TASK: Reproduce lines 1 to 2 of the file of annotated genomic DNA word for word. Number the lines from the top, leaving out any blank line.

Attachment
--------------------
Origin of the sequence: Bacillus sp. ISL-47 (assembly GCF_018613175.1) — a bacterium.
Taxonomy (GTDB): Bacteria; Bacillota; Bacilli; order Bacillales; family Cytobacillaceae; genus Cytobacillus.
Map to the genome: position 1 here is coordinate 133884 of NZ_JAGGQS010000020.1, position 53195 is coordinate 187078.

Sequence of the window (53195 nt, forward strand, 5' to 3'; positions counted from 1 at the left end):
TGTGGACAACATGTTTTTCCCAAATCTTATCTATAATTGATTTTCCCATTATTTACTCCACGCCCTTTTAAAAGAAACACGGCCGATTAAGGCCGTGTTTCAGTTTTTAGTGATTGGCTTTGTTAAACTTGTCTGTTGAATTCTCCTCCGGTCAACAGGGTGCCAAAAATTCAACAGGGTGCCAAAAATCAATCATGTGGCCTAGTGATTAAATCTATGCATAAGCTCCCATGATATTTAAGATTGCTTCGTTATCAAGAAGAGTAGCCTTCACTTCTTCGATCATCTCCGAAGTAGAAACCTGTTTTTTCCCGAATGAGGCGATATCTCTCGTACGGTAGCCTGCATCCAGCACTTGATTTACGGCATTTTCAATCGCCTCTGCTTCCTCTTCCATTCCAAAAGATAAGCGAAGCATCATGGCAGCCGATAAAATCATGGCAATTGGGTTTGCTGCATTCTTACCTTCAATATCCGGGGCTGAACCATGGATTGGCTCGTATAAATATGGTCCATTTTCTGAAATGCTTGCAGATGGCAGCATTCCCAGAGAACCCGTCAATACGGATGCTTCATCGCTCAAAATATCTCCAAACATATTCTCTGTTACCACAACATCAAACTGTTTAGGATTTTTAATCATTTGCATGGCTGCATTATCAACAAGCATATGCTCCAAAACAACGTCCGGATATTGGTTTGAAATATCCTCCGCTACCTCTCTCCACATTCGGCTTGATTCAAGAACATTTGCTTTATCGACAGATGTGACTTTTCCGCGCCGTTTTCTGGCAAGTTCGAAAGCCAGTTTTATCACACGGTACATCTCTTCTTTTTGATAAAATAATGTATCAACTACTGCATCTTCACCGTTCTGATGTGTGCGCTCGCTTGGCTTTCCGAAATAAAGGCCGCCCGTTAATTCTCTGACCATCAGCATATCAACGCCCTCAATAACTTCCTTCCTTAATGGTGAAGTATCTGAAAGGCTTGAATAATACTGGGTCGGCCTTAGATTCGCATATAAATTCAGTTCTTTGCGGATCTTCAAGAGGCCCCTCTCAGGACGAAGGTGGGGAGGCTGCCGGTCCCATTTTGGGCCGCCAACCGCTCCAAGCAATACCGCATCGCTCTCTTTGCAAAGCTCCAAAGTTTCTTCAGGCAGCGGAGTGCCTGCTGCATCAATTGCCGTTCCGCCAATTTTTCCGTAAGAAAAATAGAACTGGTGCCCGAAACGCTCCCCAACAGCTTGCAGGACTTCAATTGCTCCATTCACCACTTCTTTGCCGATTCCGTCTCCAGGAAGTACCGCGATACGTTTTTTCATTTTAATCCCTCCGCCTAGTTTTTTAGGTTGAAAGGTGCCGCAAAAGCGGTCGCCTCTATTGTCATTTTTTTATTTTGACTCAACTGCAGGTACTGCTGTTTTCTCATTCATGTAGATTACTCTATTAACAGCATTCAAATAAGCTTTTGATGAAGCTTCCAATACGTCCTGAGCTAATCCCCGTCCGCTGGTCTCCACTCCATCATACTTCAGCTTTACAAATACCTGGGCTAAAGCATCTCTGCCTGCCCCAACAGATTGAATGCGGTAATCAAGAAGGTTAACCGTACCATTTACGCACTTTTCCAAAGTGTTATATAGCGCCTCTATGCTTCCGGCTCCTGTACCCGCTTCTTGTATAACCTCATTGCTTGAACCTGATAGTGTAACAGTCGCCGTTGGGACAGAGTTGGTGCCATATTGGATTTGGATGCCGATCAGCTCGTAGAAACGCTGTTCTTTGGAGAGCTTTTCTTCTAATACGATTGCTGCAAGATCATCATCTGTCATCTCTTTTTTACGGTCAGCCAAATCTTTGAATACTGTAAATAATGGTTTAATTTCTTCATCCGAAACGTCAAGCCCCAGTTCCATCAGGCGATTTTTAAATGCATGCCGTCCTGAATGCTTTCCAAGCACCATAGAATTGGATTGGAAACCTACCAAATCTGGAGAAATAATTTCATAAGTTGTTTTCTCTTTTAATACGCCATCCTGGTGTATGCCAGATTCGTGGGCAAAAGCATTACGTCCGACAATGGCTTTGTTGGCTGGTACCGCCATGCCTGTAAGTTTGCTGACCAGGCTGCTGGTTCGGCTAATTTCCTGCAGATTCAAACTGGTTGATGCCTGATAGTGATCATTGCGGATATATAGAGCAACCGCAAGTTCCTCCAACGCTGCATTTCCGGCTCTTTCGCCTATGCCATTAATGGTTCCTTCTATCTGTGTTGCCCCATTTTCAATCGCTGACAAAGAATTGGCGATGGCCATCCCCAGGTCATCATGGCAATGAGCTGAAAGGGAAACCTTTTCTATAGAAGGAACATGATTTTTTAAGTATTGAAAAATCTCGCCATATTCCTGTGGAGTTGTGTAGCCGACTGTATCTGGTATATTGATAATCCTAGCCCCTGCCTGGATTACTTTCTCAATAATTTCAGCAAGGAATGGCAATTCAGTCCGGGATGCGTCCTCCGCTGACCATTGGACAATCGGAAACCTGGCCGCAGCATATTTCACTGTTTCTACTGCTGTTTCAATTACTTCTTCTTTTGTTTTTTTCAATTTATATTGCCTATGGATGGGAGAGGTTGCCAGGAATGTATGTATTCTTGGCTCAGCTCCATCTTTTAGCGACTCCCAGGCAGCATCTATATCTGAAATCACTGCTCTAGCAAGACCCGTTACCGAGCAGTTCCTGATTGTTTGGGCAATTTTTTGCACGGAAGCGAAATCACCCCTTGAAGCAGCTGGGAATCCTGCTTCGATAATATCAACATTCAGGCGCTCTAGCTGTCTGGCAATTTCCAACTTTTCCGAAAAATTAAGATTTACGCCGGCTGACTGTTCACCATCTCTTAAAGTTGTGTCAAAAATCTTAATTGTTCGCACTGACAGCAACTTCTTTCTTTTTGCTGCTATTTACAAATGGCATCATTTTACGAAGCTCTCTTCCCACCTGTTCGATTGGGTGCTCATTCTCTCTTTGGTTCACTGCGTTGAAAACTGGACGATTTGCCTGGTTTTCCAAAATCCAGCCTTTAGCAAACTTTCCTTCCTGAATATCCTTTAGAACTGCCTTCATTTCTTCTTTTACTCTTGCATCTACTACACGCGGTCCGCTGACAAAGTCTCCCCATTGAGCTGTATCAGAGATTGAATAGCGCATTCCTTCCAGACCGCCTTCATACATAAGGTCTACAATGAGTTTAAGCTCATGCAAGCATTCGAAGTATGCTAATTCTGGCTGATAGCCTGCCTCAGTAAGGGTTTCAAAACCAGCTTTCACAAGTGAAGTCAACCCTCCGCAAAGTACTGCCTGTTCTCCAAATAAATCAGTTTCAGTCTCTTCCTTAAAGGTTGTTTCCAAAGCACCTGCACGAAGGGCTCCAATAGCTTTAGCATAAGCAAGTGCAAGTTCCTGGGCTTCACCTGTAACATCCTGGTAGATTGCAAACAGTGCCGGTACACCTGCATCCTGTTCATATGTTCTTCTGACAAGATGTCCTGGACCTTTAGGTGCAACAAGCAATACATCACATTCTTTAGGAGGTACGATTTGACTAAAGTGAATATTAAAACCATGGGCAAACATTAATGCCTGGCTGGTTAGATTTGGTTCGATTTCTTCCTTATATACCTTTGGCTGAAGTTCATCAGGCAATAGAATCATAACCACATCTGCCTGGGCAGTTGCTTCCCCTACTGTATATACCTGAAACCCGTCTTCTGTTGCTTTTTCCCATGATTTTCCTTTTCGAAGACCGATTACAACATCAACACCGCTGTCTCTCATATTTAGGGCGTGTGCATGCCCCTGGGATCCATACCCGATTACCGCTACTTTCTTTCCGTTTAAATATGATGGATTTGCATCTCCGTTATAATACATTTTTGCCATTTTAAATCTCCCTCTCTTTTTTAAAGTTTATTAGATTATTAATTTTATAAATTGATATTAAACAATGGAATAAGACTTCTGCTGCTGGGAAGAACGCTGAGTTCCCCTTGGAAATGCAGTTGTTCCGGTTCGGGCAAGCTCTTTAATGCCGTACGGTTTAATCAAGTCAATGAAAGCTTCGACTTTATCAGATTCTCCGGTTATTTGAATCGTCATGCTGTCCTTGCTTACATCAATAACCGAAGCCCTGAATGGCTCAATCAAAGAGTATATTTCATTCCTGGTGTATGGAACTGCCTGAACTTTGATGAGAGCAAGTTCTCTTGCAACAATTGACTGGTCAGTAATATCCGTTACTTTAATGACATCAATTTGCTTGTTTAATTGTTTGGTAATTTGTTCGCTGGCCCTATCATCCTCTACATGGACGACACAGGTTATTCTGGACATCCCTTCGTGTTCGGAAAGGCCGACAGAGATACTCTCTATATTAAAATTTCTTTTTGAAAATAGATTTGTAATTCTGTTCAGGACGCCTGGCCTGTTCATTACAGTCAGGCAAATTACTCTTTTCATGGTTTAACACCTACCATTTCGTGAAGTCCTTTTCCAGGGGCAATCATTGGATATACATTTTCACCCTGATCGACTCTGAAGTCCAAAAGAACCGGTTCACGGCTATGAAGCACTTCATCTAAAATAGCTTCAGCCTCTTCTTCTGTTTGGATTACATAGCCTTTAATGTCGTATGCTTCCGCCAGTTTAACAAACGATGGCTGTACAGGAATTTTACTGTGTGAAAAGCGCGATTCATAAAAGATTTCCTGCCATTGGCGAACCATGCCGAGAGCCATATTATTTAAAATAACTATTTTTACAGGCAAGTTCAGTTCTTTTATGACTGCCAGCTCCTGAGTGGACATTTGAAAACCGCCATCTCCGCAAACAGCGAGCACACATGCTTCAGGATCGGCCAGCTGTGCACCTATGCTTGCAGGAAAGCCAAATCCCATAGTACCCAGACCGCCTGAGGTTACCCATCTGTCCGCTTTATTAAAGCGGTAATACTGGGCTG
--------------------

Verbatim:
Origin of the sequence: Bacillus sp. ISL-47 (assembly GCF_018613175.1) — a bacterium.
Taxonomy (GTDB): Bacteria; Bacillota; Bacilli; order Bacillales; family Cytobacillaceae; genus Cytobacillus.